The discovery of penicillin was a revolutionary moment in the field of medicine. Prior to its discovery, even minor infections had the potential to be fatal. From paper cuts to childbirth, bacterial infections posed a significant threat to human health.
Penicillins are a class of antibiotics that are used to treat bacterial infections by either killing the bacteria or inhibiting their growth. There are various types of penicillins, each of which is used to treat different types of infections.
But did you know, the discovery of life-changing penicillin was totally an accident or in other words lazy work?
The discovery of penicillin was an accident, in fact, one could say it was a result of laziness. In 1928, Alexander Fleming returned to his laboratory to find mold growing on a Petri dish containing Staphylococcus bacteria. He observed that the mold was inhibiting the growth of the bacteria surrounding it. Further examination revealed that the mold produced a chemical capable of killing the bacteria. He named the substance penicillin.
Despite the potential significance of his discovery, Fleming’s peers initially showed little interest in his work. However, he did not give up and enlisted the help and support of several leading chemists to try to purify penicillin from the mold. Unfortunately, they were all unsuccessful.
“The production of penicillin for therapeutic purposes is almost impossible,” said Professor Harold Raistrick, a biochemist and expert in fungal substances who was enlisted by Fleming to help with the purification process.
As a result, Fleming’s discovery was initially considered a laboratory curiosity and he eventually abandoned attempts to purify it.
/*It wasn’t until the 1930s and 1940s, when Howard Florey and Ernst Chain, were able to successfully purify and mass-produce penicillin, that its potential as a life-saving drug was fully realized.*/
Problems with Penicillin
G.E.Breen, a fellow member of the Chelsea Arts Club, questioned Fleming about his discovery, “I was just wondering if you thought it would ever be possible to put the stuff to use. Could I, for example, use it?” to which Fleming responded, “I’m not sure if it’s too unstable. It will need to be purified, which I cannot do on my own.”
The rising demand for Penicillin
Nearly a decade after Alexander Fleming’s discovery of Penicillin, Howard Florey and Ernst Chain revisited his work and assembled a team of scientists to focus solely on the Penicillin Project. Despite the initial acceptance of Fleming’s findings, the team faced challenges in purifying the substance from its original mold due to conflicts among team members and the complexity of the project.
After extensive trial and error, the team finally developed a method for producing pure Penicillin. With enough of the substance, they began animal trials in 1940, resulting in the survival of only four out of eight infected mice.
The publication of their findings sparked significant interest, but the team faced the obstacle of producing limited amounts of Penicillin using a large quantity of mold broth. They resorted to storing the broth in unconventional containers such as bedpans and bathtubs. However, special fermentation vessels were later developed to address this issue.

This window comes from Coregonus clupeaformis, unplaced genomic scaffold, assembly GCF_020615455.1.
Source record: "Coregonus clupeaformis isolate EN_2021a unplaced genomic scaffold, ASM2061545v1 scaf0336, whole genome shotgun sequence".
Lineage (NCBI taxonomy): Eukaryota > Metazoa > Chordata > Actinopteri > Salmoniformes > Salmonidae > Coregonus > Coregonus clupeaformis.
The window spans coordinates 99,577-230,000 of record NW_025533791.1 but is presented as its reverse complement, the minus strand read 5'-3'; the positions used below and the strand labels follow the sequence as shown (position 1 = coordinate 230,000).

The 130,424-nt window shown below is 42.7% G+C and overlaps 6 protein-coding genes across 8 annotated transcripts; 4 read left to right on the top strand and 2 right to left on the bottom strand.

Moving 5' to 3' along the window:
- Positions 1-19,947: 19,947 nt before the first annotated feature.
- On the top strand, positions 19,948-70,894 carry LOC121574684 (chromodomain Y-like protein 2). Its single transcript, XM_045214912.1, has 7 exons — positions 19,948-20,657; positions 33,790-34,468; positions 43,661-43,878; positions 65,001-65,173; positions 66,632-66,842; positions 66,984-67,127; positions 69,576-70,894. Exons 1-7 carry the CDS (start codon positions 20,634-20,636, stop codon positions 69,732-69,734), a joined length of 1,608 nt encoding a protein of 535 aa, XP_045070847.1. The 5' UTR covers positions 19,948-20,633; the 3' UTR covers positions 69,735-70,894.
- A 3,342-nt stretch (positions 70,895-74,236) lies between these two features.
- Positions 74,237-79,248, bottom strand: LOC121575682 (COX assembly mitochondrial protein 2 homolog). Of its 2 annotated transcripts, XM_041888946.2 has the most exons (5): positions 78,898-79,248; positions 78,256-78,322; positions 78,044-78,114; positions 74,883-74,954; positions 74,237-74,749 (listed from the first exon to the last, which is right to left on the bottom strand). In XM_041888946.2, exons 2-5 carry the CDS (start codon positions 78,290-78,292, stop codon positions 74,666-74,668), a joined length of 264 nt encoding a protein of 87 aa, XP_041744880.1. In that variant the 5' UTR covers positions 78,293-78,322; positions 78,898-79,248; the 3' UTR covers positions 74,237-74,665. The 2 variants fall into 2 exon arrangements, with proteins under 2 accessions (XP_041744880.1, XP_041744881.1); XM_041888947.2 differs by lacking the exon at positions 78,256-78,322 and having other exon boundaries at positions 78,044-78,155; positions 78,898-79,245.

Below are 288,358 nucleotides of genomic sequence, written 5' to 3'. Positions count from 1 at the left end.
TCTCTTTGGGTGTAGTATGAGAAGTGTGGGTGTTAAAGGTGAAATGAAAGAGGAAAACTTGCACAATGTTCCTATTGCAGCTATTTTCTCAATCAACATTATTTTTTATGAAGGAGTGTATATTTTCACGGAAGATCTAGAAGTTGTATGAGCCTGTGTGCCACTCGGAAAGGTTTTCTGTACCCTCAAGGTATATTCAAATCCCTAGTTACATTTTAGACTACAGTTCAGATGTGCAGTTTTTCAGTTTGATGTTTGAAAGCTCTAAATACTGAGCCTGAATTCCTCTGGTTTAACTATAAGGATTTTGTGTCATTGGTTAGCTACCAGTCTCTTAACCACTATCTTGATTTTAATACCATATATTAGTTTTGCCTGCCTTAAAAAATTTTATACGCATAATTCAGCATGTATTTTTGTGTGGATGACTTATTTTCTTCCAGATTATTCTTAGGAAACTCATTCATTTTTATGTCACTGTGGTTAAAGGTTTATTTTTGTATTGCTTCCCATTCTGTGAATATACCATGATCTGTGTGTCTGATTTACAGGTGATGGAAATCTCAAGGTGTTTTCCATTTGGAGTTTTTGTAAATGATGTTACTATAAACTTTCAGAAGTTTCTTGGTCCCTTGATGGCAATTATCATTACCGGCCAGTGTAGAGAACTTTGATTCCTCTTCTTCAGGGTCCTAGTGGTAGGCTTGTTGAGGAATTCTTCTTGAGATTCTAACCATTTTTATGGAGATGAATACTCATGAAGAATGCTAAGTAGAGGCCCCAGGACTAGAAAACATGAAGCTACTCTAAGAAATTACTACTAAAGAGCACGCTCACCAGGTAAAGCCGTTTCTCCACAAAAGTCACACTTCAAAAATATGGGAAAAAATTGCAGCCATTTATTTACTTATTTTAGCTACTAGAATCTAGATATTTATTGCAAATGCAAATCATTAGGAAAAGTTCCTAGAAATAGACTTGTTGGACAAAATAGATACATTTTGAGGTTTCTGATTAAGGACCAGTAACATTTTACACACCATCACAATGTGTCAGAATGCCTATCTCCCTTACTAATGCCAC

The Oxford laboratory, with the help of the “Penicillin girls,” had successfully developed a method for producing the antibiotic. Six women, dubbed the “Penicillin girls,” were hired to tend to the fermenting broth and harvest a few precious milligrams of penicillin from it once a week. However, the slow production rate became a concern during the first human trials.
Need for Penicillin
Albert Alexander a 43-year-old police officer was suffering from a severe case of sepsis caused by a scratched finger. Despite receiving a massive dose of penicillin, Alexander’s condition worsened. The team quickly realized that the small amount of penicillin they had produced was not enough to cure the patient. Alexander died a few days later.
Unpleasant way to extract penicillin
The team at Oxford had to resort to unconventional methods to meet the high demand for penicillin. One such method was the collection of excreted penicillin from patients’ urine. Dr. Ethel Florey, a supervisor of clinical trials, was often seen collecting urine samples from patients on her bicycle, in what was referred to as the “P-Patrol.” This was done to extract and recycle the large amounts of penicillin that were excreted in the urine, as approximately 80% of a dose is eliminated in this way.
“One of the earliest penicillin samples believed to have been isolated from the urine of a patient given the antibiotic.”
With the success and growing demand for penicillin, the Oxford team approached various pharmaceutical companies to manufacture the drug on a large scale. However, due to the ongoing Second World War, no British industry was capable of developing a new mass production process.
In June 1941, team leader Howard Florey decided to take penicillin to the United States in the hopes of finding a solution for mass production. Initially, American pharmaceutical companies were also hesitant to commit to large-scale production. However, with the United States’ entry into World War II and the subsequent increase in demand for penicillin, production efforts were ramped up.
By 1946, penicillin was available for public use in the United Kingdom. The mass availability of the drug revolutionized medicine worldwide and marked the beginning of the age of antibiotics. However, the emergence of antibiotic-resistant bacteria has become a pressing concern, leading scientists to continue researching and developing new antibiotics.
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